Jane Eyre (2017 Tour) – Theatre Review

It’s Jane Eyre, but not as we might know it. Sally Cookson’s powerful adaptation of Charlotte Brontë’s classic novel is currently on tour around the UK, and deservedly so. Featuring a talented ensemble cast, engaging movement sequences, effective use of simple props, and a rather enthusiastic man-dog (one to be seen rather than explained), here is a fiery and electrifying production that would have made Charlotte proud.

Nadia Clifford makes for a wonderfully passionate Jane, and her delivery of Brontë’s iconic lines are delivered with such raw emotion they electrify the stage. She also makes a good transition from the young, ‘wild’ Jane, to the intellectually fearless adult. Her chemistry with Tim Delap as Mr. Rochester is also breath-taking. Each embrace between the two is heart-breaking in one way or another, not least when Jane decides she must leave him and Fairfax Hall forever. This scene is so carefully played out between Clifford and Delap, and is one of the most beautiful stand out moments. Though, it is difficult to choose favourite moments when the almost three hour piece is filled to the brim with them. It’s a rollercoaster ride of emotion that never once feels long or overplayed.

However, this is not just a love story, but a true ensemble piece. The beautifully diverse cast slip in and out of roles, filling in the successive people of influence in Jane’s life, which here is presented truly as the novel intended, as an autobiography. We follow the events of Jane’s life from infancy to motherhood, watching as events, people, places and her own true spirit define her. It is also fascinating to watch when various cast members become Jane simultaenously, facets of her personality, her thoughts and emotions clear within each. Each cast member works tirelessly and the feeling of assuredness and security with each other make the piece an easy watch. In particular Evelyn Miller and Hannah Bristow show a tremendous amount of range with their many and varied characters.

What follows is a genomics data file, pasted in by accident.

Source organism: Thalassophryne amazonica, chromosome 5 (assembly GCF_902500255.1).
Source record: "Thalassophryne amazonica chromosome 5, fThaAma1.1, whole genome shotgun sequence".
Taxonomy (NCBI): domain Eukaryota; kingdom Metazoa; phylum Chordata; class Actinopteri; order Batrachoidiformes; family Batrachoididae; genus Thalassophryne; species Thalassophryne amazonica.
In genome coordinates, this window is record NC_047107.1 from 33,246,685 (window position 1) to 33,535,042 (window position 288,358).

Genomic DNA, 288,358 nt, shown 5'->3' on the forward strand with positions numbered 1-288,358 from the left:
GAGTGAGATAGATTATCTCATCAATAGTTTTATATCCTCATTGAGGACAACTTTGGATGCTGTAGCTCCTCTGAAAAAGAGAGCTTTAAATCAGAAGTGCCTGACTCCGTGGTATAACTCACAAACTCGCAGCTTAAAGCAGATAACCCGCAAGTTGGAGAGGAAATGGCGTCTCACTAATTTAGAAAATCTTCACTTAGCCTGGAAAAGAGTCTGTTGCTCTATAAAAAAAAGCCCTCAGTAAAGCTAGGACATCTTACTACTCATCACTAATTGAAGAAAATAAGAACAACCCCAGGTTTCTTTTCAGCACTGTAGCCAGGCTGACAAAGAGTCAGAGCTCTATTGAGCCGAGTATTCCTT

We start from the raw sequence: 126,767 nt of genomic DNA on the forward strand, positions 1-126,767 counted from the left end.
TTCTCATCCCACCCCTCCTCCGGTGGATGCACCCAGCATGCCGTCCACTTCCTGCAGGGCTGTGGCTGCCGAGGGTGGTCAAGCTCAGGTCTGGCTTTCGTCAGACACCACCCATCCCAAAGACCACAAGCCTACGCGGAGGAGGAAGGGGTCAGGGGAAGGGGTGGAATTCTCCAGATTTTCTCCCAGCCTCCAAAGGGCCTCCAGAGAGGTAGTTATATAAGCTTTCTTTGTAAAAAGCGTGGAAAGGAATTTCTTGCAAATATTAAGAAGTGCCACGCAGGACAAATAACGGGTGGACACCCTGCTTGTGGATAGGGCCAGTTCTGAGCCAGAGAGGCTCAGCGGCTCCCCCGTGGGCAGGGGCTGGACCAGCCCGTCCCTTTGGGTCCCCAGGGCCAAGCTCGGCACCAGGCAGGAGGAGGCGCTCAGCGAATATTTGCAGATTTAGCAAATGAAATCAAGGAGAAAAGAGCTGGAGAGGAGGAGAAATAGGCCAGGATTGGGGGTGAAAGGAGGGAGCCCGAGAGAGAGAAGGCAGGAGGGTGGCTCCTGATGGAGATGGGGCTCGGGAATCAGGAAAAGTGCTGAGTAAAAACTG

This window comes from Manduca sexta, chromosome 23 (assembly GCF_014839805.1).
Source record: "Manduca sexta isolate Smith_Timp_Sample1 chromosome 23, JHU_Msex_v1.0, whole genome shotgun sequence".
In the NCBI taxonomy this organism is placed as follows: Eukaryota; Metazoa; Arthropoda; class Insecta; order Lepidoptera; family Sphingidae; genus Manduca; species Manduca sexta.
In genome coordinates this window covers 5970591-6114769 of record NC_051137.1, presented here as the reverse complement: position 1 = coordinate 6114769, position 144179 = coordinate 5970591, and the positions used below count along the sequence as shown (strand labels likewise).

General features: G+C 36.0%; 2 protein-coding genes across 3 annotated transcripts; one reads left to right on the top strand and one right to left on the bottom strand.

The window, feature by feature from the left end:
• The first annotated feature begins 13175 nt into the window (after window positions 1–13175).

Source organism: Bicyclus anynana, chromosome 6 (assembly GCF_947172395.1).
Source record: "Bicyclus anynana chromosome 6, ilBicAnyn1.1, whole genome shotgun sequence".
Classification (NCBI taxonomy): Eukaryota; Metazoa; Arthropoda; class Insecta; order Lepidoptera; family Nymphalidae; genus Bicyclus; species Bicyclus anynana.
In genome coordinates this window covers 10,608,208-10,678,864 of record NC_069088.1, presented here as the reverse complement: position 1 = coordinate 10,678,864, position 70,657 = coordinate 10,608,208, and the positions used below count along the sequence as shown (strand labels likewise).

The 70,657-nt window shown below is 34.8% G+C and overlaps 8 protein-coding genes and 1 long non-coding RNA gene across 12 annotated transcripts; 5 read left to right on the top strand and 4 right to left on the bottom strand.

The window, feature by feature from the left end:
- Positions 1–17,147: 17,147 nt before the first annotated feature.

The staging, a myriad of ladders, platforms, ramps and steps, is used to great effect. The cast become bundles of energy as the jump, run and clamber all over the set. But don’t let this simple aesthetic fool you. There are further details that really make the piece zing and round out each setting; old paintings to represent Jane’s first home at Gateshead, ghostly white dresses to indicate her time at Lowood school, and large, simple framed black windows for the grand architecture of Fairfax Hall. Michael Vale gives us pure elegance in his design.

The music from composer Benji Bower also adds something truly gorgeous, as we scoot about from the thundering drum line of a tram journey, to classic winsome folk tunes, to modern classics that with some clever rearrangement, sit beautifully alongside each other. The music consistently reflects Jane’s yearning and longing, and is delivered beautifully, helped immeasurably by the beautiful tones of Melanie Marshall who also plays the tragic Bertha Mason, whose strange and ethereal omnipresence adds a genuinely chilling effect to the story. There almost definitely should be a soundtrack, the pieces are so catchy you are still humming refrains the next day.

This is simply a beautifully constructed piece of theatre – exciting, intelligent, brisk and absorbing, much like Jane herself. Sally Cookson has done it again. What an exceptionally talented director, with a flair for truly honest theatre. This is exactly the sort of thing that deserves to sell out the cavern of Milton Keynes theatre. Catch it whilst you can.

Jane Eyre
Milton Keynes Theatre
10th July 2017 – 15th July 2017

Then continuing on tour. Details at -

https://www.nationaltheatre.org.uk/shows/jane-eyre-on-tour

© Carly Halse - Reviewed on Monday 10th July, 2017.

Author's review: 
5